It's estimated that the average person eats one in every six meals out of home and adding in snacks and 'grab and go' food, men consume about a quarter of their calorie intake when eating out, and women around a fifth. This means that the choices you make when eating out can potentially have a big impact on your health. Some people who are very active and a healthy weight may not need to worry about their calorie intake but, with 62% of adults in the UK now overweight or obese, most people need to be aware of how many calories they are consuming. Of course there are some occasions when eating out is a special treat and an opportunity for some indulgent options but, when eating out or on the go more frequently, it’s important to make healthier choices.
Although it may seem difficult to eat healthily outside of the home, there are now many healthier options available. The tips in this section will equip you with the knowledge you need to make healthier choices when on the run, buying ready meals from a supermarket, ordering fast food or takeaways or enjoying a sit down meal in a restaurant.
Tips for eating in fast food places, coffee shops and sandwich bars
When eating out in a coffee shop or sandwich bar, there may be a wide range of sandwiches, salads, hot foods, treats and desserts as well as hot and cold drinks. If you’re having a meal then think about the food you choose and the ingredients it contains. Go for wholegrain or wholemeal breads, protein rich foods like lean meats, chicken, eggs and pulses and plenty of fruit and vegetables. Where possible, avoid higher fat ingredients such as sour cream, butter, mayonnaise, coleslaw and cheese in sandwiches and wraps instead opting for salsa, balsamic vinegar or a small amount of guacamole, which is made with avocados that contain vitamin E and monounsaturated fats. If choosing a salad, many outlets provide the dressing separately so you can add just a little or none to keep the calorie down. Don’t forget about the calories in drinks, as some hot and cold drinks can contain a lot, especially large-sized milky, hot drinks and big servings of sugar-sweetened, cold drinks. Instead, you could go for skinny or filter coffees or tea and choose diet cold drinks or water, which will help avoid the extra calories.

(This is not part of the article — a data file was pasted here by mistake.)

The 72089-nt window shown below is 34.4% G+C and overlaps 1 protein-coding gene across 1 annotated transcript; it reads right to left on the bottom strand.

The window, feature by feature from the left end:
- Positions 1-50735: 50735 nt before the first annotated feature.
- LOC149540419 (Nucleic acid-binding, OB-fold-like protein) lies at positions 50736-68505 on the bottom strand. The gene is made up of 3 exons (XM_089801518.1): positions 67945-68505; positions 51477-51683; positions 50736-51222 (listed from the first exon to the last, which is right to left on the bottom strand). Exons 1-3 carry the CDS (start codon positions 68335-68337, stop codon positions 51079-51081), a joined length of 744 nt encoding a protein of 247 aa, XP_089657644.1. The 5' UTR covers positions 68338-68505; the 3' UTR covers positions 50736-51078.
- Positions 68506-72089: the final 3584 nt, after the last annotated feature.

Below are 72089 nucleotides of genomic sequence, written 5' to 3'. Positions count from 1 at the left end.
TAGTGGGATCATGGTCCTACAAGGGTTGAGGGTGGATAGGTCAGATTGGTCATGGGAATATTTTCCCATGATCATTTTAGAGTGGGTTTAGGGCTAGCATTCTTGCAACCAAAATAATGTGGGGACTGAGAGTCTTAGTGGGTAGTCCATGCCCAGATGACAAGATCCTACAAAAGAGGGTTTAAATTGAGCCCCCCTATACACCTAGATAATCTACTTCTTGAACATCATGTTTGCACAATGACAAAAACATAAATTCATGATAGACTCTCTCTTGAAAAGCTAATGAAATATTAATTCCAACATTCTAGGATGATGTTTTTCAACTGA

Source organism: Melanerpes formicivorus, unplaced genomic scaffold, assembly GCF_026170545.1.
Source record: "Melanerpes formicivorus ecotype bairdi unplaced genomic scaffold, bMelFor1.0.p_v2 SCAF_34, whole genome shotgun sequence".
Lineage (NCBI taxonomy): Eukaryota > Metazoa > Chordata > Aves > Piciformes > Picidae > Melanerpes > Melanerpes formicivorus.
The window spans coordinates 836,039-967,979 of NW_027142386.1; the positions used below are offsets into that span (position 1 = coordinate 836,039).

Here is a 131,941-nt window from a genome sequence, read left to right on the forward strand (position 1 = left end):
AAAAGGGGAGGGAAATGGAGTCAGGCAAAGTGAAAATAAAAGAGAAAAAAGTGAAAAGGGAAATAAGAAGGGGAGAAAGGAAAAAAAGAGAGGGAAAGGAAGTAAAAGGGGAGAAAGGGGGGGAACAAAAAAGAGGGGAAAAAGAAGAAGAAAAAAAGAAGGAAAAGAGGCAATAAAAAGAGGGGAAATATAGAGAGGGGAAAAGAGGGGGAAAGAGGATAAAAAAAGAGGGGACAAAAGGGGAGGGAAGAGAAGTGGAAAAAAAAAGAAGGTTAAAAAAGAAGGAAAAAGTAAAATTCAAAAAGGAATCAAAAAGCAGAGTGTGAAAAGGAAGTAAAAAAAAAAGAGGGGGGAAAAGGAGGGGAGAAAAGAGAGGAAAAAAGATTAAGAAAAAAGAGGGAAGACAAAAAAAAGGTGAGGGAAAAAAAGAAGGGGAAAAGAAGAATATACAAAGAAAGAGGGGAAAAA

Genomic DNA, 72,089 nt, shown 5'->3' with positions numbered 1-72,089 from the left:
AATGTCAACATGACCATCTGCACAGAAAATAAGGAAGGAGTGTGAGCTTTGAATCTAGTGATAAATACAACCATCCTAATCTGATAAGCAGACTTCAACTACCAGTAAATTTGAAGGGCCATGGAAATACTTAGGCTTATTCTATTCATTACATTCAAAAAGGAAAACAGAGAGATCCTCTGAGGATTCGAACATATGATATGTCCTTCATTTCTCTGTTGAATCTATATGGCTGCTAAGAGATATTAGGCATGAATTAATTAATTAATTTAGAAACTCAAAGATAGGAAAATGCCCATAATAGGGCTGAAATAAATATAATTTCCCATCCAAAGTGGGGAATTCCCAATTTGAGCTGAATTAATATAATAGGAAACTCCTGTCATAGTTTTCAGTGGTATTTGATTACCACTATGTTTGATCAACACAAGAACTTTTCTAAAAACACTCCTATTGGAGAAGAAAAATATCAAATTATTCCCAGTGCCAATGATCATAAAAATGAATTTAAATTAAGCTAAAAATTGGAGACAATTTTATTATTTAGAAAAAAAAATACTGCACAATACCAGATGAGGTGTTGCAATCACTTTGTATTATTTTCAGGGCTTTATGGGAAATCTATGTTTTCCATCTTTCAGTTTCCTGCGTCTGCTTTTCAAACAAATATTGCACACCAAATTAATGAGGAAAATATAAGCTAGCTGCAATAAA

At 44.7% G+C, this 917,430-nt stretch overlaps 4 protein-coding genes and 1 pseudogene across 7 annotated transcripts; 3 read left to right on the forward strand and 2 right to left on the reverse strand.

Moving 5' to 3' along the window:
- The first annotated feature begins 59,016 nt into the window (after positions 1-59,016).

Fast food outlets often have different sizes available and in some places they prepare the food in front of you. When this is the case, there is much more choice about what gets added to your meal. Be careful with high fat extras like cheese, bacon, sour cream and mayonnaise on burgers, wraps and salads and avoid larger portion sizes.
Avoid ordering fried sides and sugar sweetened drinks, as this will quickly increase the calorie content of your meal. If you do fancy a fizzy drink then select a diet version. If your meal does not come with vegetables or salad, order some on the side, or ask to swap a higher fat side such as chips for an undressed side salad or fruit bag instead.
Many fast food restaurants, coffee shops and sandwich bars now have the nutrition information of their menu on display, so you could make use of this to choose options with fewer calories, saturated fat, salt or sugar.
For tips on choosing a healthy lunch when eating out, take a look at our healthy packed lunches page here.
Tips for buying ready meals and other prepared foods in a supermarket
Checking the nutrition information displayed on the front and back of pack can help you to identify healthier choices in the supermarket. Try looking for meals that are labelled as ‘low’ in saturated fat, salt and sugar on the front on the packaging, as these will generally be healthier choices. If the supermarket uses a traffic light labelling scheme, then choose those products with more ‘green’ and ‘amber’ nutrients and fewer ‘red’ nutrients for a healthier choice. Further information about nutrition labelling can be found in the Healthy Living section of our website here.
Try and choose well balanced meals that contain foods from each of the major food groups, as illustrated in the eatwell plate. Look for those that are based on starchy foods (e.g. rice, pasta, couscous or potatoes), especially wholegrain or high fibre options, and include at least one portion of fruit or vegetables (or serve with a portion), as well as some protein (for example lean meat, fish, seafood or vegetarian sources of protein such as beans and pulses). Look for those with the term ‘Lighter’ in the title - these are at least 30% lower in fat than the standard supermarket version. Try to avoid meals with a cream or cheese based sauce and opt for those that contain a vegetable or tomato-based sauce instead.
Meals containing a lot of pastry (e.g. double crusted pies, quiches and tarts) are high in fat, particularly saturated fat. Instead, if you do fancy pastry go for ‘top crust’ pies with just a pastry lid.